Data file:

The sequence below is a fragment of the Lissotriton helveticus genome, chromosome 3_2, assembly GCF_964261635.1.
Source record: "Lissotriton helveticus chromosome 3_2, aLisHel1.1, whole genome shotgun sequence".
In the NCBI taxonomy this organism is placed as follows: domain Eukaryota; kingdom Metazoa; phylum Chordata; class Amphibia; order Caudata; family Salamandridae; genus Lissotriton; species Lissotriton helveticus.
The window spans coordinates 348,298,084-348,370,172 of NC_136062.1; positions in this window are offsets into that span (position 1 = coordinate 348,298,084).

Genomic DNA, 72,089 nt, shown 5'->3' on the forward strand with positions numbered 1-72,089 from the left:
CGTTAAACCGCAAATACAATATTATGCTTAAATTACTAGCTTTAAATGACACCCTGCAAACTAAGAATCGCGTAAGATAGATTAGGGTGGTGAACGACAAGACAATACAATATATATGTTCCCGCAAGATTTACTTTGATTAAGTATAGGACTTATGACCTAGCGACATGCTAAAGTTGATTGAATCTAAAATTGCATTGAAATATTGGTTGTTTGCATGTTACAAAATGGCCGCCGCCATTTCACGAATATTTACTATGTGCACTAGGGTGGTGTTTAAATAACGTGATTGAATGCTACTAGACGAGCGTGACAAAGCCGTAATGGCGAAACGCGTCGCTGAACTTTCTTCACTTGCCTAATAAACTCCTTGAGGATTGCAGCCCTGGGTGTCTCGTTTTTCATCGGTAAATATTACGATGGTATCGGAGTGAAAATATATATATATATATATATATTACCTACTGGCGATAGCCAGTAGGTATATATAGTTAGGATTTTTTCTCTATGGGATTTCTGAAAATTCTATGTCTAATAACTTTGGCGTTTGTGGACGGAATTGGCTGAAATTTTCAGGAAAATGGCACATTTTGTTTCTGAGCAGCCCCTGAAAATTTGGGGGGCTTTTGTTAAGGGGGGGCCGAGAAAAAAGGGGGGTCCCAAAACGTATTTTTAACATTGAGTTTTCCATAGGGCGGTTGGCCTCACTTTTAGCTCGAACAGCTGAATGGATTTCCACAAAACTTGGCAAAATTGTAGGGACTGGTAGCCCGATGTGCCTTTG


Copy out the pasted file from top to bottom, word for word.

The sequence below is a fragment of the Lissotriton helveticus genome, chromosome 3_2, assembly GCF_964261635.1.
Source record: "Lissotriton helveticus chromosome 3_2, aLisHel1.1, whole genome shotgun sequence".
In the NCBI taxonomy this organism is placed as follows: domain Eukaryota; kingdom Metazoa; phylum Chordata; class Amphibia; order Caudata; family Salamandridae; genus Lissotriton; species Lissotriton helveticus.
The window spans coordinates 348,298,084-348,370,172 of NC_136062.1; positions in this window are offsets into that span (position 1 = coordinate 348,298,084).

Genomic DNA, 72,089 nt, shown 5'->3' on the forward strand with positions numbered 1-72,089 from the left:
CGTTAAACCGCAAATACAATATTATGCTTAAATTACTAGCTTTAAATGACACCCTGCAAACTAAGAATCGCGTAAGATAGATTAGGGTGGTGAACGACAAGACAATACAATATATATGTTCCCGCAAGATTTACTTTGATTAAGTATAGGACTTATGACCTAGCGACATGCTAAAGTTGATTGAATCTAAAATTGCATTGAAATATTGGTTGTTTGCATGTTACAAAATGGCCGCCGCCATTTCACGAATATTTACTATGTGCACTAGGGTGGTGTTTAAATAACGTGATTGAATGCTACTAGACGAGCGTGACAAAGCCGTAATGGCGAAACGCGTCGCTGAACTTTCTTCACTTGCCTAATAAACTCCTTGAGGATTGCAGCCCTGGGTGTCTCGTTTTTCATCGGTAAATATTACGATGGTATCGGAGTGAAAATATATATATATATATATATATTACCTACTGGCGATAGCCAGTAGGTATATATAGTTAGGATTTTTTCTCTATGGGATTTCTGAAAATTCTATGTCTAATAACTTTGGCGTTTGTGGACGGAATTGGCTGAAATTTTCAGGAAAATGGCACATTTTGTTTCTGAGCAGCCCCTGAAAATTTGGGGGGCTTTTGTTAAGGGGGGGCCGAGAAAAAAGGGGGGTCCCAAAACGTATTTTTAACATTGAGTTTTCCATAGGGCGGTTGGCCTCACTTTTAGCTCGAACAGCTGAATGGATTTCCACAAAACTTGGCAAAATTGTAGGGACTGGTAGCCCGATGTGCCTTTG